NEW JERSEY – In the wake of a new federal rule that will disregard race considerations when evaluating the organ procurement organizations (OPOs) that help register organ donors and facilitate donations across the country, an advocacy group is addressing the disparities that could arise from the decision. 

Science in Donation—a nonprofit that promotes education about the United States’ organ donation process—is speaking out against the measure and the bipartisan panel of legislators who support it. In a statement to TAPinto, Science in Donation spokesperson Anthony Pizzutillo voiced the institution’s opposition to the rule and discussed its harmful consequences for the entire donation system and its beneficiaries. 

“It strains credulity that federal regulations could be drafted and finalized that utterly discount the role racial and ethnic demographics play in health care delivery,” Pizzutillo said. 

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According to the National Kidney Foundation, the Centers for Medicare and Medicaid Services (CMS) recertify OPOs every four years based on their ability to acquire donated organs and the rate at which those organs are successfully transplanted. Pizzutillo said OPOs operating in communities of color could risk decertification moving forward because the rule does not examine the racial composition of an OPO’s region when assessing whether the organization should remain in business. 

Although OPOs are not responsible for selecting who receives transplants, Pizzutillo said that gauging OPO performance while excluding racial considerations will still fuel the massive gap in treatment between Black and white transplant recipients. In 2019, the Department of Health and Human Services found that 54 percent of all transplant recipients in the United States were white, but 21 percent of the nation’s transplant recipients were Black.

And that same year, transplants were completed on just under 26 percent of all Black patients on the organ transplant list. Comparatively, nearly 48 percent of all white patients awaiting transplants in 2019 had their operations. 

“The determination to measure [OPO] performance as if health disparities do not exist is jaw-dropping, especially given the heightened awareness of the structural racism deeply embedded in our healthcare system that our current pandemic exposes,” Pizzutillo said.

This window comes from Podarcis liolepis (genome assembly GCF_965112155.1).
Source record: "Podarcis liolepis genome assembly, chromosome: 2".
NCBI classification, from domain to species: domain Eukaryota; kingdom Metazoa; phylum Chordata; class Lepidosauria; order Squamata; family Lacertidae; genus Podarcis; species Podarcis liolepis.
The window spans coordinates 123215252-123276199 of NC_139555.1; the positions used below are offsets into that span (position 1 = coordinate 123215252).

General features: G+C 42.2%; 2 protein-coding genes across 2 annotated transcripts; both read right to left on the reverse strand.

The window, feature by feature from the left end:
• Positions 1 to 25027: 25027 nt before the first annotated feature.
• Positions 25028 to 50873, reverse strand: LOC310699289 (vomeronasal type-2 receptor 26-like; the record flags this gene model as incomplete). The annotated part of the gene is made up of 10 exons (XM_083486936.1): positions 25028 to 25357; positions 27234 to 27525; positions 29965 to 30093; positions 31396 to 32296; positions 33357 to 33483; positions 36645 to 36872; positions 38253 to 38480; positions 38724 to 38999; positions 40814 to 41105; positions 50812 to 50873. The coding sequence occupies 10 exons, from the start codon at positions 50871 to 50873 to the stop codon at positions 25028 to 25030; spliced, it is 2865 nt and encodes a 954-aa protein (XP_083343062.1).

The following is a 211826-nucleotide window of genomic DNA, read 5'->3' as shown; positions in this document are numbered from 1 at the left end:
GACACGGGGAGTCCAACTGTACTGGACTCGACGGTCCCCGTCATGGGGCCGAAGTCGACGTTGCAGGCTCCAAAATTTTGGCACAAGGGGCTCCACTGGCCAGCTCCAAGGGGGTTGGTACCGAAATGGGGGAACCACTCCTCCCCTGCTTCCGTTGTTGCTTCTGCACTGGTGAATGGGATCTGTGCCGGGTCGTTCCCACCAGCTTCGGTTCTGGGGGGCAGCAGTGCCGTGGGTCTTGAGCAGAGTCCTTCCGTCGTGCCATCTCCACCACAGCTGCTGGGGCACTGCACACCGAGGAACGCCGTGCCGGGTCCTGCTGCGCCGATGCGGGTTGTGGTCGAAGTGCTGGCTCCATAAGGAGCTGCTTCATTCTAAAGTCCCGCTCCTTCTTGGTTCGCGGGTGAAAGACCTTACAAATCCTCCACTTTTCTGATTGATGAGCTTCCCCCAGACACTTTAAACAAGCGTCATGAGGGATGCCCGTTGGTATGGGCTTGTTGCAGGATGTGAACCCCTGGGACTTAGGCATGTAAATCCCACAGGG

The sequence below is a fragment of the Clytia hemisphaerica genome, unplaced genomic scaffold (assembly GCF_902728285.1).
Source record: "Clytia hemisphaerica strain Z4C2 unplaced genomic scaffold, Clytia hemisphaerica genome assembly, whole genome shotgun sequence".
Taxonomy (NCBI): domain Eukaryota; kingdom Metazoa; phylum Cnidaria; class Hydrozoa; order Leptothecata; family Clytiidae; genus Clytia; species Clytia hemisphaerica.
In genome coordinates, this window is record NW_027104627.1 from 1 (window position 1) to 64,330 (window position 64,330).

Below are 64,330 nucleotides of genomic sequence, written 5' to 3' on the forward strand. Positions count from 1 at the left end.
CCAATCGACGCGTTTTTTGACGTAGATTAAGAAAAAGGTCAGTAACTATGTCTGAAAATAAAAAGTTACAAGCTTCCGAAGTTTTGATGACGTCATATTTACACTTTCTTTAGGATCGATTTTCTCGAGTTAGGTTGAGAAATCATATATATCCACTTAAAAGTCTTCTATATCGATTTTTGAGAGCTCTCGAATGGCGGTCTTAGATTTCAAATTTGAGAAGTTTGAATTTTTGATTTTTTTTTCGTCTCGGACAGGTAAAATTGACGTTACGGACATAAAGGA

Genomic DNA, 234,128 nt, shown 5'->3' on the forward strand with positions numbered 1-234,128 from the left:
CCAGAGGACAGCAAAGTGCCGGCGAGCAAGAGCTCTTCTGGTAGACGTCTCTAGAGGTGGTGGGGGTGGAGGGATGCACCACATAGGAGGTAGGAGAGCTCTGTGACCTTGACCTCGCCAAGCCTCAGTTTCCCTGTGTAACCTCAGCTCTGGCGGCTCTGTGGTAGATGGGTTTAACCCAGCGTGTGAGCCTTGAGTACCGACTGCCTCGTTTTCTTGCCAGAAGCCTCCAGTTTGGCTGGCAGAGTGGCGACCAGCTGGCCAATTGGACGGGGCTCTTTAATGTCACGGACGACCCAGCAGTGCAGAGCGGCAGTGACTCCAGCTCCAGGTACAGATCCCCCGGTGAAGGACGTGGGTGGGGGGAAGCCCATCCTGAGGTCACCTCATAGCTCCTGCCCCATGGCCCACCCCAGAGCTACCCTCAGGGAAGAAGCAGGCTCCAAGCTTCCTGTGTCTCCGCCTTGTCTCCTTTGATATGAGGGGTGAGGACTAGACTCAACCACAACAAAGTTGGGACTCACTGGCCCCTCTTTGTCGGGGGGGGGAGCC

Pizzutillo also referenced a March 16 letter sent by a team of Congressional Democrats and Republicans backing the initiative. In part, the lawmakers justified their support by citing research explaining that communities of color have a higher chance of needing critical organ transplants than comparable white patients and acknowledging that the present organ donation structure leaves both Black organ donors and transplant patients at a disadvantage. 

But the CMS rule published last December indicates that the agency does not plan to risk adjust for race when judging OPO performance, instead suggesting that each OPO implement their own guidelines to meet their individual regional demographics. The CMS wrote that racial risk adjustments might hide underperforming OPOs and “perpetuate the stereotypes of different racial/ethnic groups and their willingness and ability to be organ donors.” 

Without utilizing racial data in its evaluations, Pizzutillo argued that the CMS would be grading OPOs on an uneven scale. Overall population health, attitudes, disease rates, and access to transplants can vary greatly depending on the racial and ethnic background of a given region, which could lead to vast discrepancies in the performance of each OPO. 

“National levels of donation among racially and ethnically diverse Americans are sub-optimal,” Pizzutillo said. “The new rules exacerbate this inequality by failing to take into account the nature of the communities served.” 

Science in Donation urges New Jersey residents to take action and make their voices heard by going to their website’s Take Action page and sending a message to their House Representative as well as to Senators Cory Booker and Robert Menendez asking them to help save our nonprofit organ donation system.